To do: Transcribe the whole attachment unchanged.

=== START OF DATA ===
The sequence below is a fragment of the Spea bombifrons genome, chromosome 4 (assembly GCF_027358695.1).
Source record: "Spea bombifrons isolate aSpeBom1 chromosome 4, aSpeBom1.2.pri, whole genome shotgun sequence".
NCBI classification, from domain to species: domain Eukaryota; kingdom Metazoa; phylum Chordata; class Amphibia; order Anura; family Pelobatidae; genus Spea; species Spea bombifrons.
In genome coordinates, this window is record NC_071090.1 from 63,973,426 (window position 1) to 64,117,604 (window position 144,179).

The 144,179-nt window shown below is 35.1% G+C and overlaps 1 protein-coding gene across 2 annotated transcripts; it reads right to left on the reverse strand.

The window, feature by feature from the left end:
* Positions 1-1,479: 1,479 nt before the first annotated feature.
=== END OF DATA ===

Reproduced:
The sequence below is a fragment of the Spea bombifrons genome, chromosome 4 (assembly GCF_027358695.1).
Source record: "Spea bombifrons isolate aSpeBom1 chromosome 4, aSpeBom1.2.pri, whole genome shotgun sequence".
NCBI classification, from domain to species: domain Eukaryota; kingdom Metazoa; phylum Chordata; class Amphibia; order Anura; family Pelobatidae; genus Spea; species Spea bombifrons.
In genome coordinates, this window is record NC_071090.1 from 63,973,426 (window position 1) to 64,117,604 (window position 144,179).

The 144,179-nt window shown below is 35.1% G+C and overlaps 1 protein-coding gene across 2 annotated transcripts; it reads right to left on the reverse strand.

The window, feature by feature from the left end:
* Positions 1-1,479: 1,479 nt before the first annotated feature.